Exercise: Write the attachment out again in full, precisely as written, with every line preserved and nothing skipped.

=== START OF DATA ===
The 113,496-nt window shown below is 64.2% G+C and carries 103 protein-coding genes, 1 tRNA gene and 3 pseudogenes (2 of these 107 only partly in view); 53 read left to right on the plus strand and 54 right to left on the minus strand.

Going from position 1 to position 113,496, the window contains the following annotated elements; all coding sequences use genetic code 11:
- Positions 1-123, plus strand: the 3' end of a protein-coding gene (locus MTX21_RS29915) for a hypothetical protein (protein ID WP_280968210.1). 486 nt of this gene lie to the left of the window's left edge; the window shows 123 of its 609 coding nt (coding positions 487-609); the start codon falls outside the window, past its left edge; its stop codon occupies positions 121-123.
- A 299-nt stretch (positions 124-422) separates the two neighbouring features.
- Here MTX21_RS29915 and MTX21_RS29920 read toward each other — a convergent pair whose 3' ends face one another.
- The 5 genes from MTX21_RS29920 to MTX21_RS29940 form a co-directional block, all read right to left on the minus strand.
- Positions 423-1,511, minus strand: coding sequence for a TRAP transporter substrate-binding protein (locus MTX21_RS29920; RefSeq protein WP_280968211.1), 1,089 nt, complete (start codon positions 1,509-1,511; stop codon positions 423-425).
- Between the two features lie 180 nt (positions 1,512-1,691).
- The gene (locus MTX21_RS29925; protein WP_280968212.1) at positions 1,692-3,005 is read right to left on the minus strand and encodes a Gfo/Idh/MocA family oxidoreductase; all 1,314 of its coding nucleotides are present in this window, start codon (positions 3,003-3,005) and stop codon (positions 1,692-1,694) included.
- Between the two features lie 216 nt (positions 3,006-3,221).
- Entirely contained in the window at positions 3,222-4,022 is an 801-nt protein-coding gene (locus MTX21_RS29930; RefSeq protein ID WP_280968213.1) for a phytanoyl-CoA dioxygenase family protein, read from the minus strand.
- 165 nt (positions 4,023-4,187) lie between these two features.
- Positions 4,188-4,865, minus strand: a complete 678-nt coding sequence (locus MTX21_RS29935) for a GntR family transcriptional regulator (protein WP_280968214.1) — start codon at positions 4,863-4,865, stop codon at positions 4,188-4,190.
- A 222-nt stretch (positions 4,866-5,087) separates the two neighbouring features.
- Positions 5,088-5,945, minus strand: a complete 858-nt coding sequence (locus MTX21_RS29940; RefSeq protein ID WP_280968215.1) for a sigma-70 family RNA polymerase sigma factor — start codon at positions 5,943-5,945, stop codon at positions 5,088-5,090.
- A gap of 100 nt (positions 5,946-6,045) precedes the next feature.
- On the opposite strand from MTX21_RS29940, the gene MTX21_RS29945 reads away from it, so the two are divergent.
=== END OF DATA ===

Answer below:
The 113,496-nt window shown below is 64.2% G+C and carries 103 protein-coding genes, 1 tRNA gene and 3 pseudogenes (2 of these 107 only partly in view); 53 read left to right on the plus strand and 54 right to left on the minus strand.

Going from position 1 to position 113,496, the window contains the following annotated elements; all coding sequences use genetic code 11:
- Positions 1-123, plus strand: the 3' end of a protein-coding gene (locus MTX21_RS29915) for a hypothetical protein (protein ID WP_280968210.1). 486 nt of this gene lie to the left of the window's left edge; the window shows 123 of its 609 coding nt (coding positions 487-609); the start codon falls outside the window, past its left edge; its stop codon occupies positions 121-123.
- A 299-nt stretch (positions 124-422) separates the two neighbouring features.
- Here MTX21_RS29915 and MTX21_RS29920 read toward each other — a convergent pair whose 3' ends face one another.
- The 5 genes from MTX21_RS29920 to MTX21_RS29940 form a co-directional block, all read right to left on the minus strand.
- Positions 423-1,511, minus strand: coding sequence for a TRAP transporter substrate-binding protein (locus MTX21_RS29920; RefSeq protein WP_280968211.1), 1,089 nt, complete (start codon positions 1,509-1,511; stop codon positions 423-425).
- Between the two features lie 180 nt (positions 1,512-1,691).
- The gene (locus MTX21_RS29925; protein WP_280968212.1) at positions 1,692-3,005 is read right to left on the minus strand and encodes a Gfo/Idh/MocA family oxidoreductase; all 1,314 of its coding nucleotides are present in this window, start codon (positions 3,003-3,005) and stop codon (positions 1,692-1,694) included.
- Between the two features lie 216 nt (positions 3,006-3,221).
- Entirely contained in the window at positions 3,222-4,022 is an 801-nt protein-coding gene (locus MTX21_RS29930; RefSeq protein ID WP_280968213.1) for a phytanoyl-CoA dioxygenase family protein, read from the minus strand.
- 165 nt (positions 4,023-4,187) lie between these two features.
- Positions 4,188-4,865, minus strand: a complete 678-nt coding sequence (locus MTX21_RS29935) for a GntR family transcriptional regulator (protein WP_280968214.1) — start codon at positions 4,863-4,865, stop codon at positions 4,188-4,190.
- A 222-nt stretch (positions 4,866-5,087) separates the two neighbouring features.
- Positions 5,088-5,945, minus strand: a complete 858-nt coding sequence (locus MTX21_RS29940; RefSeq protein ID WP_280968215.1) for a sigma-70 family RNA polymerase sigma factor — start codon at positions 5,943-5,945, stop codon at positions 5,088-5,090.
- A gap of 100 nt (positions 5,946-6,045) precedes the next feature.
- On the opposite strand from MTX21_RS29940, the gene MTX21_RS29945 reads away from it, so the two are divergent.